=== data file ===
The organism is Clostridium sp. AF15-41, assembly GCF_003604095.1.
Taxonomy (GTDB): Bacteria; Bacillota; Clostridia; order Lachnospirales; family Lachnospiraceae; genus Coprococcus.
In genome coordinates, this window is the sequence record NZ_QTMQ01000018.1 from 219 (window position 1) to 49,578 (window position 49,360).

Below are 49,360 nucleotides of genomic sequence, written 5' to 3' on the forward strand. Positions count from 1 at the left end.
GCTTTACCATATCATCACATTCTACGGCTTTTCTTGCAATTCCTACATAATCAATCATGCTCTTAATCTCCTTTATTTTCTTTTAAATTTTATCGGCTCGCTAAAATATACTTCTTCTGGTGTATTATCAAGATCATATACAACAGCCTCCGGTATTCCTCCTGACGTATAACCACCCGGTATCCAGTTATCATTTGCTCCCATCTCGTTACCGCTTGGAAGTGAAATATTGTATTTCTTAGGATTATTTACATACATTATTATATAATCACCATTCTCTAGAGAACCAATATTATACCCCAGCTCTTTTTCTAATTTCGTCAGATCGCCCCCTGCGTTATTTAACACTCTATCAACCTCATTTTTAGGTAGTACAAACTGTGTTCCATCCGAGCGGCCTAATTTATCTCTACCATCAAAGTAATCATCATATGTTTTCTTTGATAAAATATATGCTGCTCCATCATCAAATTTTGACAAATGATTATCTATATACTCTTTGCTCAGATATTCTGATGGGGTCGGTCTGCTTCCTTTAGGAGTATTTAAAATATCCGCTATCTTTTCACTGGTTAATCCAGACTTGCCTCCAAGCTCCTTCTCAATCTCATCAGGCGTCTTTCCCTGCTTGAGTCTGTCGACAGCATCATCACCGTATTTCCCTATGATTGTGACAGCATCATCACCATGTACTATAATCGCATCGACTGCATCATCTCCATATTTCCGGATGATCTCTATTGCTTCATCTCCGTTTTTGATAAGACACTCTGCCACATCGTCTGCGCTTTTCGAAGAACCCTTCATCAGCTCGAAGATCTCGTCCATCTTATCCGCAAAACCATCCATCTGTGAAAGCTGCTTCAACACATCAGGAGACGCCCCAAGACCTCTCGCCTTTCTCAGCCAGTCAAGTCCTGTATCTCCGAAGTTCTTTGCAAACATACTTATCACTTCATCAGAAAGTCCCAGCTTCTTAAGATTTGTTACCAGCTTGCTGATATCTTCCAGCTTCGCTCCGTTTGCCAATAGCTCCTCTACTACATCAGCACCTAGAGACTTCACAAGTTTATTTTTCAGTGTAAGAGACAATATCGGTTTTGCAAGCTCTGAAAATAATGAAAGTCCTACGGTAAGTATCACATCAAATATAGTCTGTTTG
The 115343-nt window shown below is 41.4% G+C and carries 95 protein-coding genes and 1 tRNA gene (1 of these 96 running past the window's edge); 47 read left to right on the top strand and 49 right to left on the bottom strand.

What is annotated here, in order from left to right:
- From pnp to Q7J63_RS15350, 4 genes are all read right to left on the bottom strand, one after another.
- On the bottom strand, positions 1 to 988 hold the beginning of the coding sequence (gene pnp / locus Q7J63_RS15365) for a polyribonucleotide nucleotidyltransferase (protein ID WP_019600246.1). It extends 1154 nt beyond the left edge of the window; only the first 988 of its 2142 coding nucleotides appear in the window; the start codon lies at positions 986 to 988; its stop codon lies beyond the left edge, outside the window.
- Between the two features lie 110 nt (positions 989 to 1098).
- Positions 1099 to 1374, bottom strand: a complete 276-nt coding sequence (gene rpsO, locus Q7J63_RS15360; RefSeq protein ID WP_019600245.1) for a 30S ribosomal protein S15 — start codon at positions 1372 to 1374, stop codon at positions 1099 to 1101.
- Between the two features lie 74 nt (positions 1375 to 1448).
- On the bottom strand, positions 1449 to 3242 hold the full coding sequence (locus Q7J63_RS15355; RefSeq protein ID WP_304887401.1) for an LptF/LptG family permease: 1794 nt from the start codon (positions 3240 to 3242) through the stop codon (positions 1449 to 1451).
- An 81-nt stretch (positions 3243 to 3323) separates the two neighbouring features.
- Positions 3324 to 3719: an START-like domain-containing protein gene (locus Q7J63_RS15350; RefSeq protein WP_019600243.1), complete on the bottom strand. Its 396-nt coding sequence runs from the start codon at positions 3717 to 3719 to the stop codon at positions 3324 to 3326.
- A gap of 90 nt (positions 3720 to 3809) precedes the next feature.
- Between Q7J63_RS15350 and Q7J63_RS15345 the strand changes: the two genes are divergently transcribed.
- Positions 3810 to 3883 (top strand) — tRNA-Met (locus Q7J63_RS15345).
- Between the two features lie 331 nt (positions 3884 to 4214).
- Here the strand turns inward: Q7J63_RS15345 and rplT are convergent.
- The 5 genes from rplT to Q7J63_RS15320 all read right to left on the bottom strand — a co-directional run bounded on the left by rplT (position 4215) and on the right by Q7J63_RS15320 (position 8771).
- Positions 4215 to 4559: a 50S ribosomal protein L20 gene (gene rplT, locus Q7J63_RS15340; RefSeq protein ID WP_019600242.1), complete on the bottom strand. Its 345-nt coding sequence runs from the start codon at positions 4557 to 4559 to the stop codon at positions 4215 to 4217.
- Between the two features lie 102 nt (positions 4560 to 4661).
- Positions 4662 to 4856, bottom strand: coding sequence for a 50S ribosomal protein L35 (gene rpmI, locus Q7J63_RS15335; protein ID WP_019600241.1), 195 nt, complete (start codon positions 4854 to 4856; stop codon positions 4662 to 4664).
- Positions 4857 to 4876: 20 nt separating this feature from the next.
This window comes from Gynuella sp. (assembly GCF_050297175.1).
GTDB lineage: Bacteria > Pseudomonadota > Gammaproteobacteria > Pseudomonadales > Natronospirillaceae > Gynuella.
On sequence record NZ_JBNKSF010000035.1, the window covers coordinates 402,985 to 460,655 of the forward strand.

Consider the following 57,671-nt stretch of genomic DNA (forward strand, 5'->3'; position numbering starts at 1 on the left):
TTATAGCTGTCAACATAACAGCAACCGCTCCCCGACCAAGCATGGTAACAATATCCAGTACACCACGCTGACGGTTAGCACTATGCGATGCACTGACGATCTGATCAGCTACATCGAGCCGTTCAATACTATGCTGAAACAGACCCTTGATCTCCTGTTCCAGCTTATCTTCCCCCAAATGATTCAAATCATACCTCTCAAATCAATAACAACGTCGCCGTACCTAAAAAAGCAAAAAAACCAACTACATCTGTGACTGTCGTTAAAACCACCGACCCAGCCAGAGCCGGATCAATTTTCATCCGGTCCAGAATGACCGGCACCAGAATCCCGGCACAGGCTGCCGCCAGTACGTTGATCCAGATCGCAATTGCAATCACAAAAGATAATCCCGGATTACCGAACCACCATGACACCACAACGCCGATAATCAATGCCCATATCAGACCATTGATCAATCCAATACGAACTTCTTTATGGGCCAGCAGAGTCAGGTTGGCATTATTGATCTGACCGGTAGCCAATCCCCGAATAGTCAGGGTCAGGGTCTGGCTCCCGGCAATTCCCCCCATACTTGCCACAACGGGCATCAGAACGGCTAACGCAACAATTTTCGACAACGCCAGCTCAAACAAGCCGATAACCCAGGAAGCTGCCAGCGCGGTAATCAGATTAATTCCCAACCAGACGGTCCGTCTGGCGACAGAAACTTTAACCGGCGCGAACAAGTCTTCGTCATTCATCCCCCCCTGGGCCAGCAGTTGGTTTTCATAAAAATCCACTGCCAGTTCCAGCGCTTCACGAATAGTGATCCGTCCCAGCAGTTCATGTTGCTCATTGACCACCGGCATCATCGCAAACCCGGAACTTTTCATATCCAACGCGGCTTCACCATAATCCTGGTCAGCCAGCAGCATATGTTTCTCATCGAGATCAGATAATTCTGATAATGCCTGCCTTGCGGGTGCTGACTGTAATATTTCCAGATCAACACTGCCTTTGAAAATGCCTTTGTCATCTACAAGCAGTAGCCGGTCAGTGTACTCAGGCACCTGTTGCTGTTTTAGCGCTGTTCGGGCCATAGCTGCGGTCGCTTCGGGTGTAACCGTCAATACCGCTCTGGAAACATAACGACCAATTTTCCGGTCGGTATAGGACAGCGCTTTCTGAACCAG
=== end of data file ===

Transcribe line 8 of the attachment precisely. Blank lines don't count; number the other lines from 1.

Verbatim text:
- From pnp to Q7J63_RS15350, 4 genes are all read right to left on the bottom strand, one after another.